Extra-Intestinal Manifestations of Ulcerative Colitis
Diarrhea and stomach pain are the two symptoms of ulcerative colitis (UC) that get the most “air time”, but are they actually the most debilitating for the patient themselves? And what about when extra-intestinal (meaning those that occur outside of the intestine) issues present when you’re clinically in remission?!
Excruciating abdominal pain from UC
As someone with ulcerative colitis, I can wholeheartedly affirm that the abdominal cramps can genuinely be incapacitating. As in, it’s impossible to stand sometimes, let alone walk! The pain has been likened to that of labor by those who have experienced childbirth, with some people even saying that their inflammatory bowel disease (IBD) pain is worse. I couldn’t personally comment on that.
There are different levels of abdominal pain, and I think that people who experience pain on a daily basis do tend to build up a certain amount of tolerance to the lower level pain, which allows you to function while still feeling really unwell. The amount of pain and the area in which you feel it will depend on the type of inflammatory bowel disease you have, which part of your intestine is affected and what is actually causing the pain; inflammation, ulcers, strictures, etc.
Urgency and frequency of bathroom trips
When urgency and frequency are an issue, they really ARE an issue. You can get a warning just seconds before it’s too late, and then before you’ve even got to wash your hands, receive another 5-second warning – doh!
There is no doubt that the symptoms that can be caused by what’s going on in your intestine are awful, life-limiting and soul-destroying, but, what about the rest?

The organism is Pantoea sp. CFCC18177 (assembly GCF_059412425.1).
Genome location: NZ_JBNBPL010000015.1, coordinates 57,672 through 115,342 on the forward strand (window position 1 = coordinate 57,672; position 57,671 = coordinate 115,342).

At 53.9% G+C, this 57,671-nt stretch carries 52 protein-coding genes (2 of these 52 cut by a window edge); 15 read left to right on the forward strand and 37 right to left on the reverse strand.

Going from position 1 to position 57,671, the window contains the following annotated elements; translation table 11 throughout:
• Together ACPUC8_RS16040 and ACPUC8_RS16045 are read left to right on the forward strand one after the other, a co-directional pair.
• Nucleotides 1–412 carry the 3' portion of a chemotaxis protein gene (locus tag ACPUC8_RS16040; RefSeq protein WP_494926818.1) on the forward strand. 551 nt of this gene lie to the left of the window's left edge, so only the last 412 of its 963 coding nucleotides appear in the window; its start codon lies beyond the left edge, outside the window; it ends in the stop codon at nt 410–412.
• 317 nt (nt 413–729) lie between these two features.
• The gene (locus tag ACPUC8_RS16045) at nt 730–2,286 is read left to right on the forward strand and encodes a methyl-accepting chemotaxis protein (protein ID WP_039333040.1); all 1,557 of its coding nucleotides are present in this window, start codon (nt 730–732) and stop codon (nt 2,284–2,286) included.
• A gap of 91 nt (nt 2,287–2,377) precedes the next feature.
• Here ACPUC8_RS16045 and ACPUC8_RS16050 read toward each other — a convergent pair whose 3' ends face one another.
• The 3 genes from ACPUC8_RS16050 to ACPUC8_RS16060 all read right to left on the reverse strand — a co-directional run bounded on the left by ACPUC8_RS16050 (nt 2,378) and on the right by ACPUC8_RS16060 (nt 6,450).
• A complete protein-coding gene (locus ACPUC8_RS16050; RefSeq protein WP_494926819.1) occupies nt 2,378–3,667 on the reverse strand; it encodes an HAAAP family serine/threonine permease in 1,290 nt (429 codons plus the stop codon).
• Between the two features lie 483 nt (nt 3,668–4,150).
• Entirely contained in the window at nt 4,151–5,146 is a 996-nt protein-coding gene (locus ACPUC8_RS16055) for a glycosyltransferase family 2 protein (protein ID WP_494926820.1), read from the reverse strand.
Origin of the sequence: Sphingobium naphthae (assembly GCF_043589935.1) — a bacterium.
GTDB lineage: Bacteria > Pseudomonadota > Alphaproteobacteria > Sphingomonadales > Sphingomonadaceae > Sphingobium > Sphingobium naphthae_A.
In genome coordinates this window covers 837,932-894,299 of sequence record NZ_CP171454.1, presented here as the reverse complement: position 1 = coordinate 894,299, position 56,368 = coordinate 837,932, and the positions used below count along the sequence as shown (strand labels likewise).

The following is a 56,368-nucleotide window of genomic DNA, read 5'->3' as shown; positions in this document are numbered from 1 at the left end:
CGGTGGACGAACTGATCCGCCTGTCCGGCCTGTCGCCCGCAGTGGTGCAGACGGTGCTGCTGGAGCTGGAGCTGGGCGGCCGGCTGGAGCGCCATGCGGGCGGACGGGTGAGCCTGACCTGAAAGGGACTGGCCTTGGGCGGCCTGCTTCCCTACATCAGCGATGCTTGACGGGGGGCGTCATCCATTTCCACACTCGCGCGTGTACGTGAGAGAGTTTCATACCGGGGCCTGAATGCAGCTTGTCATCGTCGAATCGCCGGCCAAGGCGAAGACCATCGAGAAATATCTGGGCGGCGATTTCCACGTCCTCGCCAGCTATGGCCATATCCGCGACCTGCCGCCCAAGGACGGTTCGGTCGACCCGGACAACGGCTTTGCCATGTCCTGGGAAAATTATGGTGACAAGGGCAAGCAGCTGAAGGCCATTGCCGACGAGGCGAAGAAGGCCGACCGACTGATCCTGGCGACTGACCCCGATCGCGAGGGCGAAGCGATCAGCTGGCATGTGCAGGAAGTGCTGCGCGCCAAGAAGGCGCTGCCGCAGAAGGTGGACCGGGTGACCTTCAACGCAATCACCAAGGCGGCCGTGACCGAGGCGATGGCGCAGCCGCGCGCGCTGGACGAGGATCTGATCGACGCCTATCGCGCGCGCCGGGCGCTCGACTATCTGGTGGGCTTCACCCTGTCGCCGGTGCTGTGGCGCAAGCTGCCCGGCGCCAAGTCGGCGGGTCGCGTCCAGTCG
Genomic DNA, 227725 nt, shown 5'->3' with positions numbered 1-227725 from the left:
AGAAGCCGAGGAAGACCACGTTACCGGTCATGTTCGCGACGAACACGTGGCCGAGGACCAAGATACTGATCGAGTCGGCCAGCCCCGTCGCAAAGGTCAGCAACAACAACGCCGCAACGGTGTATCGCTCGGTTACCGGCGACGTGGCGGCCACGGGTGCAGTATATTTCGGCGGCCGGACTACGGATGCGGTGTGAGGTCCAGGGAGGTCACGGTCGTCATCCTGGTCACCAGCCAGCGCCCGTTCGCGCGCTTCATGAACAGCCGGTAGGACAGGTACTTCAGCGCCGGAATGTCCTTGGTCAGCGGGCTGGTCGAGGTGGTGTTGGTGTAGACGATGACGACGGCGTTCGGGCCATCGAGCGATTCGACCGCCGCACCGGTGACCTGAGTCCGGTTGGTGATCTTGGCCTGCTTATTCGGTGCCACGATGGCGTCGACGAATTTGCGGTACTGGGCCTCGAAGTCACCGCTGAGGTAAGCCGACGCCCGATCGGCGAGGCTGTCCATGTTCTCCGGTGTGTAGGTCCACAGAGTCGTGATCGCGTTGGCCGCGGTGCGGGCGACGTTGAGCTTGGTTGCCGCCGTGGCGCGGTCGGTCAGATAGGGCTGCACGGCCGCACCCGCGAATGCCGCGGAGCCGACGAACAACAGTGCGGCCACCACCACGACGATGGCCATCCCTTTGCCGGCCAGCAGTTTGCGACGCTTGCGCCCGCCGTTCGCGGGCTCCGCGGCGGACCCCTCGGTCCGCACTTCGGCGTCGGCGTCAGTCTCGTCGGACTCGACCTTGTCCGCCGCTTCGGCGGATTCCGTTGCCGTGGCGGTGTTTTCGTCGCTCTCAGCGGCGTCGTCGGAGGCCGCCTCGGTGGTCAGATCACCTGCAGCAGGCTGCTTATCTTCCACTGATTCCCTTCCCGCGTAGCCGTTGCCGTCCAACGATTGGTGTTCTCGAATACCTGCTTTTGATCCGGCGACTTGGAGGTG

There are so many extra-intestinal manifestations that affect everything from bones and skin to teeth and eyes, plus an additional huge list of problems that can arise from the treatments we need to take to control the disease. For the purpose of this blog, I just want to briefly touch upon some of the most common ones; fatigue, nutritional deficiencies, and joint pain. I have no doubt that they will have a dedicated post at some point in the future.
Fatigue and ulcerative colitis
When fatigue is compared to just being tired, it can be incredibly frustrating for the recipient of the comment. Fatigue is not simply a result of having done too much and needing to rest and recuperate. Fatigue is complete exhaustion of your body and mind, often when you have done nothing to warrant it. No amount of sleep and no amount of positive thinking will help. Fatigue can lead to isolation and depression very quickly because there’s no energy to socialize, and often no mental capacity to even reply to messages.
Nutritional deficiencies and malabsorption
When food flies through you so quickly, your intestine doesn’t get the chance to absorb the nutrients it needs from the food you eat, and many patients find that during a flare, healthy foods such as fruits and vegetables are off-limits anyway, so the food you’re not getting the chance to absorb nutrients from is often not very nutritious anyway.
Scarring from previous flares or surgeries can also prevent proper absorption, as does having part of your intestine removed due to previous disease activity. Iron, B12 and Vitamin D are all common deficiencies, and these also affect energy levels. Iron deficiency anemia alone can cause dizziness, lack of energy, shortness of breath, muscle cramps, and palpitations.
Joint pain and inflammation with UC
It is believed that up to 30 percent of people with inflammatory bowel disease also have joint pain and inflammation, commonly in the elbows, wrists, knees, ankles and lower back.1
While these issues are common during a flare with ulcerative colitis, these can also be experienced when in remission and many people who have had their colon and rectum removed still experience these symptoms, so they by no means consider themselves “cured” of UC because of the loss of the colon.
It’s infuriating when your intestines (or lack of) feel fine, but the extraintestinal manifestations are still present because it feels like you just can’t catch a break. Like you should be able to get on with life and take part in things, but fear you might never feel “well” enough.
I frequently wish that ulcerative colitis would just stick to bothering my intestine!
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